Bruges in Belgium is definitely one of the cutest towns I’ve ever seen. With its well preserved medieval architecture, a lot of great restaurants and plenty of chocolateries it is definitely worth visiting! Here is a small Bruges travel guide with a list of things you shouldn’t miss.


Bruges got its name from Vikings that occupied its territory in 9th century. They called it ‘Bryghia’, which means landing stage. Later on, a name of a town changed to Brugge or Bruges. In 14th century it had 40,000 people, which was the same as London at that time. Golden age of a town was in 15th century when it was a textile trade center and also an important financial town. Prosperity attracted many artists, which started to work in Bruges (their paintings can be seen today in Groeninge Museum in Bruges).

Bruges today attracts 3-4 million visitors per year. It is a great choice for a one day trip like I did here, but you can also spend the whole weekend there. To find out what to do there, here is my travel guide to Bruges with some of the must-see places.

Bruges travel guide

# Grote Markt

Bruges’ main square is a heart of the city and its most important meeting point. The whole square has that nice Medieval Flamish look. In the Middle Ages canal was passing right through it – this was the way farmers would ship their wool to the town. The most beautiful building on the square is definitely Belfry. It is a building with a huge 83 m high tower that once symbolized freedom and wealth of the city. You can attend some of free carillon concerts in its courtyard.

There are many picturesque Medieval buildings on a square, among which the most beautiful one is the Neo-Gothic Provincial Palace. Next to it is ‘Historium‘, a multimedia museum showing the life in Bruges’ Golden Age and a workshop of famous painter Jan van Eyck. Tourist info center is in the same building, so it’s a good place to start and plan your visit to Bruges.

# Castle Square (Burg)

The other important square in Bruges is located just around the corner – a Castle Square or Burg. Bruges was once ruled by counts and this is where their first castle once stood. This was also the place where the political and administrative centre was. In 9th century, there was an old Carolingian church there, but it was demolished in 1800. Still, you can see its ruins on the lower floor of Holiday Inn Crowne Hotel. You can ask about it at the hotel’s reception and visit it free of charge.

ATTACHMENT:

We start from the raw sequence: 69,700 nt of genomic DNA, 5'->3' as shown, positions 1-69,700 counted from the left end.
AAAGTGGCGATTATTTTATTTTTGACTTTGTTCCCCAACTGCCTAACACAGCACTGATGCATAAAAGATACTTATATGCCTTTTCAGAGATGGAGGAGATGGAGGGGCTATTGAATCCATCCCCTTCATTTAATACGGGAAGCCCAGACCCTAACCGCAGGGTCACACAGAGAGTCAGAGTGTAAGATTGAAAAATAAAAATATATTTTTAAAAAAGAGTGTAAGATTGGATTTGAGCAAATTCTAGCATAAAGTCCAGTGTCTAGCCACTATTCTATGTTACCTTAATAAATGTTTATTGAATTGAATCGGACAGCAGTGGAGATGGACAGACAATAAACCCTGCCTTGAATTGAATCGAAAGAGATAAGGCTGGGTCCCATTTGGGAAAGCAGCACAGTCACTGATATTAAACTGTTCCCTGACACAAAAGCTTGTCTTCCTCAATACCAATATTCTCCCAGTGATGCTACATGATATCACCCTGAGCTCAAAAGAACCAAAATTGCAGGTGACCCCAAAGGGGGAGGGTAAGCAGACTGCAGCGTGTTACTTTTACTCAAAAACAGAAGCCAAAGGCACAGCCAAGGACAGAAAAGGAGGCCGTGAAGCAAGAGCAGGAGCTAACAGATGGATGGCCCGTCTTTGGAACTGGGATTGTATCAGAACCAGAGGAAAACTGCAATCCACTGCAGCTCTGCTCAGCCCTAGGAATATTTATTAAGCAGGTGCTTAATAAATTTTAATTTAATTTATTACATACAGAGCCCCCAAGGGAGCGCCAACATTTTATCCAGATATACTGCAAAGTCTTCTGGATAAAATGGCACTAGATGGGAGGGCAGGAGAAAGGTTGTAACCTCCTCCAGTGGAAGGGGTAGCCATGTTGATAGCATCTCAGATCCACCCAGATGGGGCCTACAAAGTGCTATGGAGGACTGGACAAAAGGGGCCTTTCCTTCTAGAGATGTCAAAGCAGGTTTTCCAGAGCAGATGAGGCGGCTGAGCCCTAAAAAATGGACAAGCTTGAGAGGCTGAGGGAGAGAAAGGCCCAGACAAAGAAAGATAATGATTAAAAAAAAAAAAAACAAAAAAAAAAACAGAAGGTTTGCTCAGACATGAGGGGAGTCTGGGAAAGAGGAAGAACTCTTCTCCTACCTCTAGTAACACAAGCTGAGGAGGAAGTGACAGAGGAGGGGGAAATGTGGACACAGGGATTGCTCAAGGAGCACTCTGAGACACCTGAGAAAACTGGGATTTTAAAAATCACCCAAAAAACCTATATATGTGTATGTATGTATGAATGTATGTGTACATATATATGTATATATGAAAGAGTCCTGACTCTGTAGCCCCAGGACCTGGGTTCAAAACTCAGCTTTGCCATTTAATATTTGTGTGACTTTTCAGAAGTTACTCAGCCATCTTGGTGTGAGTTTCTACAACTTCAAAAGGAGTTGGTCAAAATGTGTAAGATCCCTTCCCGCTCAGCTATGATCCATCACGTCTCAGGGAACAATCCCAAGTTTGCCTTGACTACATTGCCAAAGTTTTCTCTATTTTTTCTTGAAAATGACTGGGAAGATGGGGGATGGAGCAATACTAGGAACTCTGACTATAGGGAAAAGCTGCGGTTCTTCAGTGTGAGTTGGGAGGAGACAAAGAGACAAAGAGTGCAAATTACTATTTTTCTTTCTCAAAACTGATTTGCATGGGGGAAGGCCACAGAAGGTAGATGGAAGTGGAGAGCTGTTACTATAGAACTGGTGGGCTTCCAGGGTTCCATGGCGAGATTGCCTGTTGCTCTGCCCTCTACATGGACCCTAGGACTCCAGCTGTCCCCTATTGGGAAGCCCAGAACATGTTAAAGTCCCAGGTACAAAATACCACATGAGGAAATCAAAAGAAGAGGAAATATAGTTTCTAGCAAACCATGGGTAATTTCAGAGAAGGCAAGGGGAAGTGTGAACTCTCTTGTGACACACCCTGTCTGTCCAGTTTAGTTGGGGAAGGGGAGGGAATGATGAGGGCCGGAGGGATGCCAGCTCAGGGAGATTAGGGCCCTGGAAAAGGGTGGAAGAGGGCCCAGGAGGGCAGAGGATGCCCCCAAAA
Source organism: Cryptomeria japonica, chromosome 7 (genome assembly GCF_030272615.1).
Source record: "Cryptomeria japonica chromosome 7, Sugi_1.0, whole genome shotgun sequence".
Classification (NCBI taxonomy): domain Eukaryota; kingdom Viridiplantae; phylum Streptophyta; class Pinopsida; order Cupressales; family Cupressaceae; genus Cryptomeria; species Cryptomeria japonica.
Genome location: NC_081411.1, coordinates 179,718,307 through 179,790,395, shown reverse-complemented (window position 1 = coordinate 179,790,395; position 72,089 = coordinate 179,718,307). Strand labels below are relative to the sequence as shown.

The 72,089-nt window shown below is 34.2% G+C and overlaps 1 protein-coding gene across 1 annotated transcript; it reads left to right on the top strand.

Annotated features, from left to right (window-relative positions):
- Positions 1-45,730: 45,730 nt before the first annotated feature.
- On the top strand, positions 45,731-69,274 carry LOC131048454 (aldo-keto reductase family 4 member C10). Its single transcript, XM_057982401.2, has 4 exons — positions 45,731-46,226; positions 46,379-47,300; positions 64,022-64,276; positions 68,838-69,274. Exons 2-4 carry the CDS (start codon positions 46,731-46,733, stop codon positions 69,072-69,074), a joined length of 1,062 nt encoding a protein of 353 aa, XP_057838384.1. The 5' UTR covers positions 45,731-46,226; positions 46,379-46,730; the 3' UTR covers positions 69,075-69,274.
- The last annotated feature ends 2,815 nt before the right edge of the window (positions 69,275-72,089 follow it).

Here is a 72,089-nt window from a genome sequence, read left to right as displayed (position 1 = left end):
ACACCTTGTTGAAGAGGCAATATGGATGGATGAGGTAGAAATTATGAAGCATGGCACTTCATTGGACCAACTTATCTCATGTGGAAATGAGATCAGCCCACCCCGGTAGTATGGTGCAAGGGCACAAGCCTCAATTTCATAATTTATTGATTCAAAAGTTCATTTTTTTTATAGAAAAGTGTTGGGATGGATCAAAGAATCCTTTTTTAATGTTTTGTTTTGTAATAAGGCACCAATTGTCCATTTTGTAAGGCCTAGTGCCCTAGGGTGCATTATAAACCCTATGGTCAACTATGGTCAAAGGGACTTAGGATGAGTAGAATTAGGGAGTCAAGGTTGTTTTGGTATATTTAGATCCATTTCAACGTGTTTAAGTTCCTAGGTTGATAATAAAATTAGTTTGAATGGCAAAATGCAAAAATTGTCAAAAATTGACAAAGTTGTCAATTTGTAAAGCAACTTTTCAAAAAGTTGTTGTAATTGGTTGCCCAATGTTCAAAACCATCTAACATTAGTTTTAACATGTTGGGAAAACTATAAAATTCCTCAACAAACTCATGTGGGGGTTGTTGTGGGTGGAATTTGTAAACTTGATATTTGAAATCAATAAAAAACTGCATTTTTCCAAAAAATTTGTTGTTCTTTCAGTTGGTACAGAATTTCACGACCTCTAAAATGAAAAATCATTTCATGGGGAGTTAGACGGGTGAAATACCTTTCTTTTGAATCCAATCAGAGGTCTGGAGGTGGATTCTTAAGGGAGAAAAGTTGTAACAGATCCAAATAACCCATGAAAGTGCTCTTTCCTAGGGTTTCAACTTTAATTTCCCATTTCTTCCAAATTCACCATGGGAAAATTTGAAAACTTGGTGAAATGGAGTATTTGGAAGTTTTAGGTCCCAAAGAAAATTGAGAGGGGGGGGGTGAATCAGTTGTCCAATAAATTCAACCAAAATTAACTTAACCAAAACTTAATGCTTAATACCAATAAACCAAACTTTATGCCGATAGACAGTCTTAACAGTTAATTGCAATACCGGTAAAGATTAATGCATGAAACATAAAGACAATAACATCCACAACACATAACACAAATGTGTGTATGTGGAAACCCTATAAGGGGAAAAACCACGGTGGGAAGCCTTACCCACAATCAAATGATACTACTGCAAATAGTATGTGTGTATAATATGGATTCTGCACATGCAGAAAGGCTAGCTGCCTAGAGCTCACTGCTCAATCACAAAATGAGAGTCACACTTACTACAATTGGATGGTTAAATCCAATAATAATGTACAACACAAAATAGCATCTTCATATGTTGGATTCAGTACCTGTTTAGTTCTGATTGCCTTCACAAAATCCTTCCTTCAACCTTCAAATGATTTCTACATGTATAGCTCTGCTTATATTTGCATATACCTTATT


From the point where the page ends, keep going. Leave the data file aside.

On the opposite side of the square is another important church – the Basilica of the Holy Blood. During the Crusades one of the knights from Bruges, allegedly bring a few drops of Christ’s blood from the Holy Land. You can still see it in the church today, together with a story about it on its wall paintings. It is a beautiful place, so I’m highly recommending it to visit.

# Church of Our Lady and Michelangelo’s sculpture

The most significant work of art in Bruges is situated in the Church of Our Lady. It is a sculpture of a ‘Virgin with Child‘ made by Michelangelo Buonarrotti. Sculpture was commissioned by a merchant from Bruges, a member of Moeskroen family who was trading with Florence and Rome a lot in that time. He gave the sculpture in 1506 as a present to the Church of Our Lady. It is even more important because it was the only sculpture made by the famous sculptor that left Italy during his lifetime.

There are many tombs in the church as well, like the one of Charles the Bold and his daughter Maria of Burgundy. This is the only church in Bruges, for which you have to pay the 4 euros entrance ticket, but it is definitely worth it. Although I was a bit disappointed with the location and size of the famous sculpture (it is a bit far, so you can not see all the details well).

# Try local food and beers

Belgium has one of the best cuisines in Western Europe and there is much more in it than just fries. If you are visiting between September and February try a local specialty – mussels. There are so many restaurants to choose from, so my advice here is, let your nose guide you. Of course, don’t forget to try some of the Belgian beers, as well. My favorite are fruit beers, but there are around 180 breweries in the country so there should be something for everyone.